Or use a little hay rack or a sheep haynet.  They do seem to waste more that way, but sometimes it can't be helped if it's too windy or the ground is really muddy so the outdoor spread-out way doesn't work.

Once they have learned to love their hay, you may find you don't need to spread it out, they will eat it off the slice.  Then you can just put a slice down on the ground even if it's windy. 

Come spring, rake up all the detritus as soon as you can; old hay left lying chokes the grass and eventually wrecks the soil's ability to drain.

(*)  Our moorland Swaledales ate about half this much.
« Last Edit: July 19, 2021, 09:21:14 am by SallyintNorth »
Don't listen to the money men - they know the price of everything and the value of nothing

Live in a cohousing community with small farm for our own use.  Dairy cows (rearing their own calves for beef), pigs, sheep for meat and fleece, ducks and hens for eggs, veg and fruit growing

macgro7

  • Joined Feb 2016
  • Leicester
Re: How much hay should I get for winter
« Reply #4 on: July 19, 2021, 09:23:13 am »
For zero grazing goats it's a bale per week per 2 goats (large dairy goats). It could be a bit different for your situation - how much grazing will you have available , what breed/size they are etc
Growing loads of fruits and vegetables! Raising dairy goats, chickens, ducks, rabbits on 1/2 acre in the middle of the city of Leicester, using permaculture methods.

SallyintNorth

  • Joined Feb 2011
  • Cornwall
  • Rarely short of an opinion but I mean well
    • Trelay Cohousing Community
Re: How much hay should I get for winter
« Reply #5 on: July 19, 2021, 09:29:13 am »
Oh, one more thing.  When fed hay in nets or racks, sometimes they decide it's not nice before the net or rack is empty.  So every few days, empty it right out and refill with fresh. (*)  If they are indoors, spread what you took out on the ground, they may pick out some nice bits and the rest can add to their bedding.  If they are outside, only spread it if you are happy that some will be left on the ground.  Otherwise compost it.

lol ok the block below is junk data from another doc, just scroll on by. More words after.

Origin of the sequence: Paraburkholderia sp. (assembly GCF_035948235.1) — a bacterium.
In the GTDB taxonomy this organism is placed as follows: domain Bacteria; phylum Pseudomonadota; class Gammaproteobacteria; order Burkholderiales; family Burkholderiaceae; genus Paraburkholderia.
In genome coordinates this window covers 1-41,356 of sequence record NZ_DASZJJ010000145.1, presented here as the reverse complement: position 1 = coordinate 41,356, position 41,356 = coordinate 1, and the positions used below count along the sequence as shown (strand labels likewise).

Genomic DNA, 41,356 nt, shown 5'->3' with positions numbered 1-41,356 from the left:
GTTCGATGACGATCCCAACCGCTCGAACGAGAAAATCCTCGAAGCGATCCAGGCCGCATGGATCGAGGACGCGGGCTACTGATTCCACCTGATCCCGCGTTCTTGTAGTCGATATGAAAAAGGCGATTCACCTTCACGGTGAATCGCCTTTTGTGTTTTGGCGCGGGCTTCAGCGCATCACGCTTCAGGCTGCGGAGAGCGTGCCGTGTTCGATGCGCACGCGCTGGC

Same applies to the little shelf of the hay rack - clean it out once a week or so.  They waste more if bits land on hay they've already decided isn't nice. 

And if you want to sell their fleeces, use one of the small hole flat nets not a rack or a round net.  Neck wool is nice wool, but not if it's full of hay seeds, and not if it's been rubbed as they reach through big holes....

(*)  Although I wouldn't fill a rack for 2.  I would put out each day what I expect them to eat each day.  They will waste less and you can monitor how much they are eating better.  And hay that's been out for a few days is less appealing than fresh, so that is when the waste starts to increase.
« Last Edit: July 19, 2021, 10:12:49 am by SallyintNorth »
Don't listen to the money men - they know the price of everything and the value of nothing

Live in a cohousing community with small farm for our own use.  Dairy cows (rearing their own calves for beef), pigs, sheep for meat and fleece, ducks and hens for eggs, veg and fruit growing

SallyintNorth

  • Joined Feb 2011
  • Cornwall
  • Rarely short of an opinion but I mean well
    • Trelay Cohousing Community
Re: How much hay should I get for winter
« Reply #6 on: July 19, 2021, 09:30:09 am »
For zero grazing goats it's a bale per week per 2 goats (large dairy goats). It could be a bit different for your situation - how much grazing will you have available , what breed/size they are etc

You'd be feeding cake to the goats as well, though?  They'd need more hay if not getting any cake.
Don't listen to the money men - they know the price of everything and the value of nothing

Live in a cohousing community with small farm for our own use.  Dairy cows (rearing their own calves for beef), pigs, sheep for meat and fleece, ducks and hens for eggs, veg and fruit growing

macgro7

  • Joined Feb 2016
  • Leicester
Re: How much hay should I get for winter
« Reply #7 on: July 19, 2021, 09:49:05 am »
For zero grazing goats it's a bale per week per 2 goats (large dairy goats). It could be a bit different for your situation - how much grazing will you have available , what breed/size they are etc

You'd be feeding cake to the goats as well, though?  They'd need more hay if not getting any cake.
Yes I feed them calf nutlets, but also ivy, brambles, allotment scraps and whatever else available around during the winter.